Appearance[change | change source]
Its body is smaller and thicker than the variable oystercatcher's, but they both have black and white feathers.
Habitat and actions[change | change source]
Chatham oystercatchers live in pairs. These pairs will fight other Chatham oystercatchers over good places to look for food and build nests. This bird builds nests on rocky coasts. It likes sheltered coasts the most.
Food[change | change source]
Threats[change | change source]
In the 1970s there were as few as 50 Chatham oystercatchers alive on Chatham Island (and others on other nearby islands). By 1998, there were about 140. Conservationists tried even harder to save the birds. There were 300 Chatham oystercatchers alive by 2005.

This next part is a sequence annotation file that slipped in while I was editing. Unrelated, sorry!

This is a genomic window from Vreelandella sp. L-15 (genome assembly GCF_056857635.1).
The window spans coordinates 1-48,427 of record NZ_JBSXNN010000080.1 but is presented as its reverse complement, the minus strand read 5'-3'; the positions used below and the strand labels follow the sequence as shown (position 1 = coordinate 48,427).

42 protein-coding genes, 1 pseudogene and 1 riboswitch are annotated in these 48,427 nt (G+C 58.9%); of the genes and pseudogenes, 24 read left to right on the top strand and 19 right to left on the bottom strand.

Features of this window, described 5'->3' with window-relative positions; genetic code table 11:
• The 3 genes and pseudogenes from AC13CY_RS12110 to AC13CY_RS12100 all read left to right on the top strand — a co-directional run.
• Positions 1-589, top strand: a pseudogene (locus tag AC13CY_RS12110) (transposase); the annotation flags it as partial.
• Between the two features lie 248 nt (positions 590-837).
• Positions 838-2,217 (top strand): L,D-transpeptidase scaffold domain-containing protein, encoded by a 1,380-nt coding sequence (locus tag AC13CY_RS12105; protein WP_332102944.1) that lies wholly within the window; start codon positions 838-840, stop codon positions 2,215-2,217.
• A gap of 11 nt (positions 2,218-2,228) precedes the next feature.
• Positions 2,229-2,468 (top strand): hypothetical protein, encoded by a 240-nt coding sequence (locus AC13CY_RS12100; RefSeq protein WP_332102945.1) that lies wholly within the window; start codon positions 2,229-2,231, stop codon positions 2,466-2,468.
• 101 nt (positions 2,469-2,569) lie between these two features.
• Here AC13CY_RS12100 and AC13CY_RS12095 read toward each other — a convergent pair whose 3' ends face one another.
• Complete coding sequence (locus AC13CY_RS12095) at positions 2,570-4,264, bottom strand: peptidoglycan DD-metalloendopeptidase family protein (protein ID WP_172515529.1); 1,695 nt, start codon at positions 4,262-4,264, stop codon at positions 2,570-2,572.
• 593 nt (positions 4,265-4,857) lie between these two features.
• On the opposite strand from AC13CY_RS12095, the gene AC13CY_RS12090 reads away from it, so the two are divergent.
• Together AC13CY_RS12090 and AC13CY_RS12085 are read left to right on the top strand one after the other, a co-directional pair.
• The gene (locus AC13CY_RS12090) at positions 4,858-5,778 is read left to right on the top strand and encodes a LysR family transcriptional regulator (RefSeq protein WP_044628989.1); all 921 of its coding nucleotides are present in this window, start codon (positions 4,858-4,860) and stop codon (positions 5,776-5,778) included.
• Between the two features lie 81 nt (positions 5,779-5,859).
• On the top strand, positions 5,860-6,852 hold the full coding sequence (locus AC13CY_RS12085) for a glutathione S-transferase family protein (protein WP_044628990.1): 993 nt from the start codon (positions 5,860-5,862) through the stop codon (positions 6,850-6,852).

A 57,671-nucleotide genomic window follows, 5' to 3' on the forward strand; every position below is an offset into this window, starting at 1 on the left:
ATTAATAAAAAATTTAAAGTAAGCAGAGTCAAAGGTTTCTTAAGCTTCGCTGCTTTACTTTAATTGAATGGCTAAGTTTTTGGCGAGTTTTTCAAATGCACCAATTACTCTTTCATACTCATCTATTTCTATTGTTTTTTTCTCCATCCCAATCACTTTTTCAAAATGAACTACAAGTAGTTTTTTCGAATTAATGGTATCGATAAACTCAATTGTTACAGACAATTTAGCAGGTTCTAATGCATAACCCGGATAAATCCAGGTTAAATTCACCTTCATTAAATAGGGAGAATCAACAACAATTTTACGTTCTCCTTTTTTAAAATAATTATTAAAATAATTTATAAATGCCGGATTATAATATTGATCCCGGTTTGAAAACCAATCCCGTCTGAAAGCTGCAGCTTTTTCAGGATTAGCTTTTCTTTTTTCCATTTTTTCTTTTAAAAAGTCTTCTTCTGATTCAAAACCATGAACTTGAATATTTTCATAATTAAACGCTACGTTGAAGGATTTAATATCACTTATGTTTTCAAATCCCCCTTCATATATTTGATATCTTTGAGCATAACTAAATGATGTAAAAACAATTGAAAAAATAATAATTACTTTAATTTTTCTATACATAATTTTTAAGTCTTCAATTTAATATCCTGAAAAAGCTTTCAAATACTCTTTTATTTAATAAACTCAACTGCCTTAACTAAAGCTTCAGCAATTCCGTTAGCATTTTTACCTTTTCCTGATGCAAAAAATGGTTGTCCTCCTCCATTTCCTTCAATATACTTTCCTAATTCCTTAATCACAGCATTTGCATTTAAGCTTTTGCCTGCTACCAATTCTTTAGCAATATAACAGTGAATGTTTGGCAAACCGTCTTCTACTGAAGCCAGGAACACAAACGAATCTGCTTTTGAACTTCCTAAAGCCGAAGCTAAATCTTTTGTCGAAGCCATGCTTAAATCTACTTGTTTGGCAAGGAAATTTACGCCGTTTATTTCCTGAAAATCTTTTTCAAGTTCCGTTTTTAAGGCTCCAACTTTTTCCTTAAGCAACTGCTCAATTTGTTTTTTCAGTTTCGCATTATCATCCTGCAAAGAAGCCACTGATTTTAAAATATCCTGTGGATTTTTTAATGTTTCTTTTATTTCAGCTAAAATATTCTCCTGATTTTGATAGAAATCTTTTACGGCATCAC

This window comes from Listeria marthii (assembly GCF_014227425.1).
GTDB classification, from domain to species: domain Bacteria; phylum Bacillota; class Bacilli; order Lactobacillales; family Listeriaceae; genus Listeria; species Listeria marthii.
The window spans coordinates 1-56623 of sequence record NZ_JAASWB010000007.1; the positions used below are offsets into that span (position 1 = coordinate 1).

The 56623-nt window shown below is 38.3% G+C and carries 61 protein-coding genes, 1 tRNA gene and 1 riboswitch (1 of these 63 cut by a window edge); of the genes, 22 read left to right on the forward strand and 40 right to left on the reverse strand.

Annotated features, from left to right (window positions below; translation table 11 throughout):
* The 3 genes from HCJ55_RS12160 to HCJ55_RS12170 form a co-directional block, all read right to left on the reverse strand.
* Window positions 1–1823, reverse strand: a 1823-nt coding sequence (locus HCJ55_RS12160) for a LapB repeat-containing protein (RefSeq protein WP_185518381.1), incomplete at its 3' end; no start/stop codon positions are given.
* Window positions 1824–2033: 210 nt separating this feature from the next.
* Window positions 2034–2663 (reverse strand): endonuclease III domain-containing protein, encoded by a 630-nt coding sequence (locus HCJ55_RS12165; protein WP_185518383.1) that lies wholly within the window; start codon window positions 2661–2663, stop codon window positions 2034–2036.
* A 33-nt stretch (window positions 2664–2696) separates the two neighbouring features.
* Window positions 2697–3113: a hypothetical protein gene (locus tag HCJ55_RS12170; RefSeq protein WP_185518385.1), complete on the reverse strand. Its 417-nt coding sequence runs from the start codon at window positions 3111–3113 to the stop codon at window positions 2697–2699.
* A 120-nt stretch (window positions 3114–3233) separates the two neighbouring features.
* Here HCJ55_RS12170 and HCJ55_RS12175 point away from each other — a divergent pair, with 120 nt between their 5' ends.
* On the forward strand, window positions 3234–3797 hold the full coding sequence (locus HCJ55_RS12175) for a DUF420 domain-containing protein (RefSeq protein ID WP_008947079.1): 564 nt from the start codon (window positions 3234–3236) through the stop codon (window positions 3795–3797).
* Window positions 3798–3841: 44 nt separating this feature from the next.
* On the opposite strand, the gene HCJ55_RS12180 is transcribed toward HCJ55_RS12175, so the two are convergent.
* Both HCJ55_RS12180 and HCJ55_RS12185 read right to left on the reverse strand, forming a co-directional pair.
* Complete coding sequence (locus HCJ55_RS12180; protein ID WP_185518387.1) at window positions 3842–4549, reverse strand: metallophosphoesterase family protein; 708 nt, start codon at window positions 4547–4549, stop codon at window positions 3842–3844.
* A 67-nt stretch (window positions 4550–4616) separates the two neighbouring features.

This bird is threatened because human beings change the places it lives. Human beings changed the islands to make farmland, and they put marram grass on the sand dunes, which changes the way the sand flows. The dunes are steeper, so the birds must build nests closer to the water, and sometimes the high tide takes the eggs away. Humans also brought new animals to the islands in the 1800s: cats eat eggs and chicks, and weka eat eggs.
References[change | change source]
- "Chatham Island oystercatcher: Haematopus chathamensis Hartert, 1927". New Zealand Birds. Retrieved August 30, 2021.